Mitchell Kilt Hire,
Celtic Christian Ceilidh Weddings of 2000
Celtic Ceilidh Weddings
The wedding of Alister and Alison was a true
Celtic affair held in Hamilton. A blending of Scottish, Welsh and
New Zealand Celtic cultures. A vibrant occasion full of Christian
belief, Celtic romance, rhythm, and celebration rounded off by
plenty of dancing at the Ceilidh.
wedding ceremony in St.Peters Anglican Cathedral in Hamilton, the
wedding party and guests were lead by the piper down the hill and
south into Victoria Street.
The procession then crossed Victoria bridge (which crosses the Waikato river, NZ's longest river if you're interested at all) and turned north along River Road to make it's way into Parana Park. In a private part of the park everyone drew in close to the skirl of the pipes and only when everyone had finally arrived did the piper stop playing. Out came the champagne, wine and glasses and refreshments needed to toast the bride and groom and to help folk recover from the the walk as well as prepare them for the next leg of the journey. This was just the halfway point. Well it was really three quarters of the way to the Ceilidh but who cares when you're enjoying yourself and the occasion!
Toasts, well wishing, speeches and further ceremony over, the piper shouldered his pipes and set off into River Road. Again followed by the newly wedded couple and all the guests, up the hill and headed for the Presbyterian kirk hall in Te Aroha street.
The guests were piped into the main hall. Then Alister and Alison were piped in by two pipers around the hall and to their seats. Next the Haggis was piped in to the traditional tune, "A man's a Man for a' that".. in a procession of seven, including the groom who gave the address to the haggis. After the Selkirk Grace, the guests retired to the back room where a buffet meal was very well provisioned by everyone who had contributed in the traditional Kiwi pot-luck dinner manner. The celebrations were alchohol free because the hall is a "dry" zone used by The Presbyterian Church Social services for Alcoholics Anonymous. In deference to this there was no alcohol but the celebrations and ceilidh were not disadvantaged one iota. In fact people had a decided advantage in "knowing" quite clearly that they WERE having a good time, and also enjoying it in the now traditional NZ "smoke free" manner.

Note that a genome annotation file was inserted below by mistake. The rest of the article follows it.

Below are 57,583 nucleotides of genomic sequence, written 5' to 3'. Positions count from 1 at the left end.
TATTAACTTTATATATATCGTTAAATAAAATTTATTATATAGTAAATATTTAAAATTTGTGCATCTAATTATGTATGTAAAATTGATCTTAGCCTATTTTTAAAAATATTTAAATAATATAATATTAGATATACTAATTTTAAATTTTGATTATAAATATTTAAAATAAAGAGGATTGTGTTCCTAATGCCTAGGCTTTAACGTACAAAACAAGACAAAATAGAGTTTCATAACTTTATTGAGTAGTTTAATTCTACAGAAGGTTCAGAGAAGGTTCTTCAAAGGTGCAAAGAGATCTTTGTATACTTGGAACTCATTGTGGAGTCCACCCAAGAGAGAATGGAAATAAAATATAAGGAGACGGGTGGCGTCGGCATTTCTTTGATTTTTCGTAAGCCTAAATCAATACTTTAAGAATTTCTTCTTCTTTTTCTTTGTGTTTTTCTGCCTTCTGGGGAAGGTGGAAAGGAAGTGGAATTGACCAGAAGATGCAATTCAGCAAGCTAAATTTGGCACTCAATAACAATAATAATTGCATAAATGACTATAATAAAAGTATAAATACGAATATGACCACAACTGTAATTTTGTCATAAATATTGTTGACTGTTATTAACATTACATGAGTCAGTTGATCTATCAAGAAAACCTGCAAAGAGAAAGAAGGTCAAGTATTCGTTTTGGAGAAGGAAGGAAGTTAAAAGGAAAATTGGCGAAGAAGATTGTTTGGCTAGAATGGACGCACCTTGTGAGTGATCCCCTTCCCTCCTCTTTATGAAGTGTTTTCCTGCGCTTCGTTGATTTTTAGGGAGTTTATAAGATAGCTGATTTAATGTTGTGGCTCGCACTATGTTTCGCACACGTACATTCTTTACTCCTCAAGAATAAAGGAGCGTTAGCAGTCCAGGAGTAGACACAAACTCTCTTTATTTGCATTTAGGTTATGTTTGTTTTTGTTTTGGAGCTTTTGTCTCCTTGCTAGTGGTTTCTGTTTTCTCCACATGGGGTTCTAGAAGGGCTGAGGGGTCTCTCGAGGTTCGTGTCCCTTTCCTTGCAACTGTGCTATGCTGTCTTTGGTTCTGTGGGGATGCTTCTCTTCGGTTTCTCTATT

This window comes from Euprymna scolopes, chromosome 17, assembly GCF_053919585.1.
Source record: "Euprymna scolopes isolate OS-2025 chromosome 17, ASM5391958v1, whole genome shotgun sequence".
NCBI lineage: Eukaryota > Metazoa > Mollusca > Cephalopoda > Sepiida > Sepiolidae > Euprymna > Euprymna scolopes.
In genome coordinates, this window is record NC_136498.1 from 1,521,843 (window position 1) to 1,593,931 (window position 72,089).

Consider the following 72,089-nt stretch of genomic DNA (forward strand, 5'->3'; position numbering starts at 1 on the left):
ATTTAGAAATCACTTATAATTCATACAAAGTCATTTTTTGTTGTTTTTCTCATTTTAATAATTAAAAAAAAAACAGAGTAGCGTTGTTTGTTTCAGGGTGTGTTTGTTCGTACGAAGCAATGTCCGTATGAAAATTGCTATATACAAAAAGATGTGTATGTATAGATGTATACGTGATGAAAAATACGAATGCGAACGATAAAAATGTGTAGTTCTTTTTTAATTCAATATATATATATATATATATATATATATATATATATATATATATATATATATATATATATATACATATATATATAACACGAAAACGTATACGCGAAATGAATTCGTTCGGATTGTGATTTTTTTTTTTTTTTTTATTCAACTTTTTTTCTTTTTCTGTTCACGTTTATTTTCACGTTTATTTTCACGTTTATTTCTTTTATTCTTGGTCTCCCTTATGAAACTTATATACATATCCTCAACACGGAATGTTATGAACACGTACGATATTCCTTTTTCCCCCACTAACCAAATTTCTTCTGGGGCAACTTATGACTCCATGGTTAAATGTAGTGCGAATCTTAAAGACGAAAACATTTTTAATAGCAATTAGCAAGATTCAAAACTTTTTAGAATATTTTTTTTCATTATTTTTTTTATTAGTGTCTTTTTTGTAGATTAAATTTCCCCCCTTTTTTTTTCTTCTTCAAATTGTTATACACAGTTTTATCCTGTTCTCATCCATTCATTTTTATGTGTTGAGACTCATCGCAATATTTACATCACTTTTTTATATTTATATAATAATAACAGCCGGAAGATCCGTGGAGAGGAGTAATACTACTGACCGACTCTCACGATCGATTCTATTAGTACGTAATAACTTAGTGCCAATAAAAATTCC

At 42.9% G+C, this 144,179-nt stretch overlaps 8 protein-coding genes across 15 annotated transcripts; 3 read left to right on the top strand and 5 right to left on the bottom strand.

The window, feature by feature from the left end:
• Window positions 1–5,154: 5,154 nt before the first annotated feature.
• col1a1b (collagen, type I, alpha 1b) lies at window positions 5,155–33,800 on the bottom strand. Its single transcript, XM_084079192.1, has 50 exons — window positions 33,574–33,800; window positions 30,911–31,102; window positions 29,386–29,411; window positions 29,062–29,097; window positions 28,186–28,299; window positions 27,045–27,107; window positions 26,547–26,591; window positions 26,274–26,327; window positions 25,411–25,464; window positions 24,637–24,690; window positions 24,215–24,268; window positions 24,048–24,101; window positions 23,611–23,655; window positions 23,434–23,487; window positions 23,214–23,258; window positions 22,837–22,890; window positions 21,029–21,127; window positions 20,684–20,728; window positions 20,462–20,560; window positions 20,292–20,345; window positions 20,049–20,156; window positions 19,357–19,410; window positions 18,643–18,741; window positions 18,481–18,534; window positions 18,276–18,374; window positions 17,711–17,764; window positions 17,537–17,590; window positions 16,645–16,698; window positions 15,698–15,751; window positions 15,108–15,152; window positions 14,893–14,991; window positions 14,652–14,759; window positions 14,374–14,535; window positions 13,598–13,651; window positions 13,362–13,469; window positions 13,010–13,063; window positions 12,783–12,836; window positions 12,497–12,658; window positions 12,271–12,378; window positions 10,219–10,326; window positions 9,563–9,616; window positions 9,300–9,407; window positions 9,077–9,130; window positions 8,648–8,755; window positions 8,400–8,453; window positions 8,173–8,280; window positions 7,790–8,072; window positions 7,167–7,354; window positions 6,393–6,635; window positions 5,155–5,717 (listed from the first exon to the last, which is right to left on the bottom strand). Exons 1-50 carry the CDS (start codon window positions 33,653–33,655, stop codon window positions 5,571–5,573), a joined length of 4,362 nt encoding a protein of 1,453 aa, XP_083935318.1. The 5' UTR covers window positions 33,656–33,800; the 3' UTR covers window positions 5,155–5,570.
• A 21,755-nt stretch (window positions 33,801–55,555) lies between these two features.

After the meal the ceilidh band started up and the evening really wound up in pace. There was a mixture of dances, many were called and this enabled everyone present to participate even though they may not have experienced this form of dance before. When the ceilidh band rested the piper played for the dancers. While everyone rested, individual dance or music items were given. And so the evening went on till late and ended after an eightsome reel to the pipes followed by Auld Lang Syne.
On the morning after there was a breakfast at the home of Alister and Alison and many folk came around to join in further celebration and socialisation. There were comments that the ceilidh had been a wonderful evening. Some even commented how pleasant it was, not to have a "hangover" after such exuberant celebrations and that clothing did not stink of unpleasant cigarette smoke.
A McLachlan occasion.
Another Ceilidh Wedding.........
Andre McLachlan and
Sarah were married in Rotorua. Andre, and Sarah are social
workers in Hamilton. Andre was attired in the Brave Heart style,
in a Feilidh Mhor* made from the MacLachlan tartan. Sarah was
piped into the ceremony by a close family friend from Hawera, who
also played for the signing of the register and the recessional.
As the church and reception venue were on almost opposite sides of Rotorua, travel between the two places was by car. The piper lead them into the reception venue and to their places at the head table. Formalities included the normal speeches and acknowledgements. Andre and Sarah even received a congratulatory message from the MacLachlan Clan Chief in Scotland as the grooms father David is an officer of the Clan Society in New Zealand.
A ceilidh followed the meal. All the guests were treated to a live ceilidh band, dance caller, piping and other items. Many of the dances were new to the guests but with direction from the dance caller everyone was able to follow the steps and have a tremendously enjoyable time. The venue was a Christian Camp near the shores of Lake Rotorua and most of the guests stayed in the camp.
* The Feilidh Mhor kilt was made especially for Andre by Mitchell Kilt Hire.
In the past when communities (villages) were smaller and
closer knit, it was not unusual for the piper to start playing at
the far end of the village from the kirk and to head for the
kirk. As he passed their doors the villagers would emerge and
join the procession to the kirk where they would gather to await
the brides arrival. The piper would then go to the bride and she
too would be piped to the kirk. After the ceremony was over and
the time was appropriate, the piper would pipe the bride and
groom and entourage to the village hall where the reception and
ceilidh would be held.
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